It’s coming up on three years since the Parkland shooting. Before then, most of us didn’t know anyone who went to that school. Now, we all know a handful of names, most of which aren’t the heroes who died trying to save lives. No, it’s the loud ones who have dedicated their lives to trying to infringe upon our right to keep and bear arms.
But a lot who started off on that path are trying to move away from it to heal.
When the shooter in the 2018 Parkland school massacre finally pleaded guilty last month, it briefly revived attention and donations for the anti-gun violence March For Our Lives student movement birthed by the tragedy.
It also dredged up personal trauma for many of young activists, though most are now hundreds of miles away at college.
Jaclyn Corin, 21, one of the group’s original organizers and now a Harvard junior, stayed off social media the week of the shooter’s court proceedings to avoid painful memories. But well-intentioned loved ones texted constantly to provide support, unwittingly making it impossible for her to ignore.
“I try my best not to think about him and the violence that he inflicted, but it’s incredibly hard to do that when someone who ruined your life and the lives of literally everyone in your community is trending on social media.”
March For Our Lives has evolved into a 300-chapter organization that has had a hand in helping pass many of the 130 gun violence prevention bills approved across the country since 2018 and regularly files amicus briefs in gun-related lawsuits.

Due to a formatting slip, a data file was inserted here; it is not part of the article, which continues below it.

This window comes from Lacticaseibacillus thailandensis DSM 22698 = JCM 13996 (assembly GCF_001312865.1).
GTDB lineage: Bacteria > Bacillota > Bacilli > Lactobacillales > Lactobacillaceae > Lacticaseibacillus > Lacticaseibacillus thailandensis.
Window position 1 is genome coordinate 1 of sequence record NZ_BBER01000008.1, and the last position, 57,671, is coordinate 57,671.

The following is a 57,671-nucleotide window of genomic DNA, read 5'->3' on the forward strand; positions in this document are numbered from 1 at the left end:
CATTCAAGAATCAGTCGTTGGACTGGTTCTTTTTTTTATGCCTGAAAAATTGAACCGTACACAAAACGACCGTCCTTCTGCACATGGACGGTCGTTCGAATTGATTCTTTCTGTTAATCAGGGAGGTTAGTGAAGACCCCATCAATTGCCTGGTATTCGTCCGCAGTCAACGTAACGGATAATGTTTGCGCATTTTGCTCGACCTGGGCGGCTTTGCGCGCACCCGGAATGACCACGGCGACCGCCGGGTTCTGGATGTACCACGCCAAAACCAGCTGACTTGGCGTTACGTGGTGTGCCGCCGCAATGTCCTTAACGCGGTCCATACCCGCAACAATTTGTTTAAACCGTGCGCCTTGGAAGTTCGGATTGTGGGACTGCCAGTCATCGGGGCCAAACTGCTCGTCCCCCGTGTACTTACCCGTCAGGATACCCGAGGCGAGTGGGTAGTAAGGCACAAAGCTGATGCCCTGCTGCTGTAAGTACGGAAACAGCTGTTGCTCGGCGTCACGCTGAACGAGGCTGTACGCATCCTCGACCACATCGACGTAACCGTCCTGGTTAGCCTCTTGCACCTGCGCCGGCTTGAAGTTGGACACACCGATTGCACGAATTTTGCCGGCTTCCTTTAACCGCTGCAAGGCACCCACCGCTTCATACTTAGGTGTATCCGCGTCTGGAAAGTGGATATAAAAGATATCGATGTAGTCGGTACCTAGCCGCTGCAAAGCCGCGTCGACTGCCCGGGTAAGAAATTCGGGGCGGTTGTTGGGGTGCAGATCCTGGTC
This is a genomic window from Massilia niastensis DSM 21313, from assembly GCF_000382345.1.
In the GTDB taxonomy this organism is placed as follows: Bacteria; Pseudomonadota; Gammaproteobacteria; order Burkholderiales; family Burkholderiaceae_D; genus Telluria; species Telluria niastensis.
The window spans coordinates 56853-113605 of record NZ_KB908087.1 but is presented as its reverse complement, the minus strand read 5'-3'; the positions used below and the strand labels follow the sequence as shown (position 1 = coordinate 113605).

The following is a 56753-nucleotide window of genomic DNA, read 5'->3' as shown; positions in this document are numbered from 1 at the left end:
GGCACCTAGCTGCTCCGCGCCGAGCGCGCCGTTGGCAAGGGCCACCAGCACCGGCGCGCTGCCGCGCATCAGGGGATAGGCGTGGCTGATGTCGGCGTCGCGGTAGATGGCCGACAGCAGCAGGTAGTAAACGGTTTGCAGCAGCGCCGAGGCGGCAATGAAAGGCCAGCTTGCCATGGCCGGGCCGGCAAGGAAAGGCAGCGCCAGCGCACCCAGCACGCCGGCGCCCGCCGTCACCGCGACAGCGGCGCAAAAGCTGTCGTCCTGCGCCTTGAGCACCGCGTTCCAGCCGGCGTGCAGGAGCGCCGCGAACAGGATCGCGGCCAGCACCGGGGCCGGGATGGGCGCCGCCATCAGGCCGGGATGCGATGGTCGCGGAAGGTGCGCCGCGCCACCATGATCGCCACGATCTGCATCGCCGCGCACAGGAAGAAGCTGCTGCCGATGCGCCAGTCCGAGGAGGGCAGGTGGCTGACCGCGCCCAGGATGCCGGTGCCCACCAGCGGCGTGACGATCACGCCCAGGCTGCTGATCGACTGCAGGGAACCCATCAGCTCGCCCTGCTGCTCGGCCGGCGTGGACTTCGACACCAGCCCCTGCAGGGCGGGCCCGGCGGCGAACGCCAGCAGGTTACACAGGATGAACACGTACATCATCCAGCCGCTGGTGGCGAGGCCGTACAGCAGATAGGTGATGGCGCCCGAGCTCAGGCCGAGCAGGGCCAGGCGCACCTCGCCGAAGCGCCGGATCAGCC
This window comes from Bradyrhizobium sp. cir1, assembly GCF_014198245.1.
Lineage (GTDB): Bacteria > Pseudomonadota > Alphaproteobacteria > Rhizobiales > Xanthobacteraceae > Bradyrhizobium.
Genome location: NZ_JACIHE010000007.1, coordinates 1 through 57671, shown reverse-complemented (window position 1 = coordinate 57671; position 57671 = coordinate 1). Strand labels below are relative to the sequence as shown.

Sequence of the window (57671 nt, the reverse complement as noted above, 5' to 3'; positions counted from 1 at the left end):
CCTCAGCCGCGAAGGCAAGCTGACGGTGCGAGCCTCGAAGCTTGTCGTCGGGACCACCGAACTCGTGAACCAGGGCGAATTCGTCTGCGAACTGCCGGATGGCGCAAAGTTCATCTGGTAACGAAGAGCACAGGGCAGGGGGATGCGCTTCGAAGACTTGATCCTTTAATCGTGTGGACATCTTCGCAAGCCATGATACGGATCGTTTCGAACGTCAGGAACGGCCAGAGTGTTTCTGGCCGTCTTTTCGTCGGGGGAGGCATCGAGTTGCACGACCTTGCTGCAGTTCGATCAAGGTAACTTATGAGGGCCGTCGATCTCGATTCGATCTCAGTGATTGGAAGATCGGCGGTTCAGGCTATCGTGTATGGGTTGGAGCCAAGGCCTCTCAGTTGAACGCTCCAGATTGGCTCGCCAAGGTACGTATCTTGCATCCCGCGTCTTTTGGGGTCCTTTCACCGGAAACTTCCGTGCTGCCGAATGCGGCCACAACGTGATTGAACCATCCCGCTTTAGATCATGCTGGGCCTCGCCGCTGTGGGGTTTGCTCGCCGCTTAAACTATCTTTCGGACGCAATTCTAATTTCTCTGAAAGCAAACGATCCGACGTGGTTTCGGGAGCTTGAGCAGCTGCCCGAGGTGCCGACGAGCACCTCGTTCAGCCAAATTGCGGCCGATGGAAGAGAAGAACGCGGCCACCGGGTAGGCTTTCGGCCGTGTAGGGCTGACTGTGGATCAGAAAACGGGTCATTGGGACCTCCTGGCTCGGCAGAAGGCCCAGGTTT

Yet some of the original founders, including Emma Gonzalez, have left or taken a step back — or moved on to other issues. One of them is running for Congress in Florida.
Corin was so burned out from activism when she started college that she said she needed a year for herself.
“A lot of our trauma from the shooting is inherently linked to the organization,” she said.
This is actually quite interesting. I knew I hadn’t heard Emma Gonzalez’s name lately, and I don’t really remember hearing Corin’s at all, but it’s interesting to see that they’ve stepped away from the movement.
It makes sense, though.
See, healing from trauma means learning to not have it be the focus of your entire life. While you’ll never be the same after something like that, you can’t let it consume you either.
Yet many of those from Parkland did and have. They’ve let it be the primary focus of their lives; as if nothing else matters but the fact that they experienced something horrible. And we’re expected to listen to them because they have.
I don’t expect most of these kids to become pro-gun as they mature. The damage is done for most of them, and even if they step away from gun control, they’re unlikely to make that big of a change without something extraordinary happening.
But what we can expect to see is fewer of them vocally calling for our rights to be restricted.
That, of course, raises the question of what that means about those who haven’t really stepped away. Those impacted by Parkland are still treated as celebrities in the gun control circuit and by the media. They’re held up as some kind of standard, martyrs against the right to keep and bear arms.
In those cases, what we’re seeing are the broken ones who simply aren’t trying to heal. From David Hogg to Fred Gutenberg, these aren’t strong champions. They’re broken people the anti-Second Amendment crowd is capitalizing on.
Such a thing would be sad if these folks weren’t volunteering for it gleefully.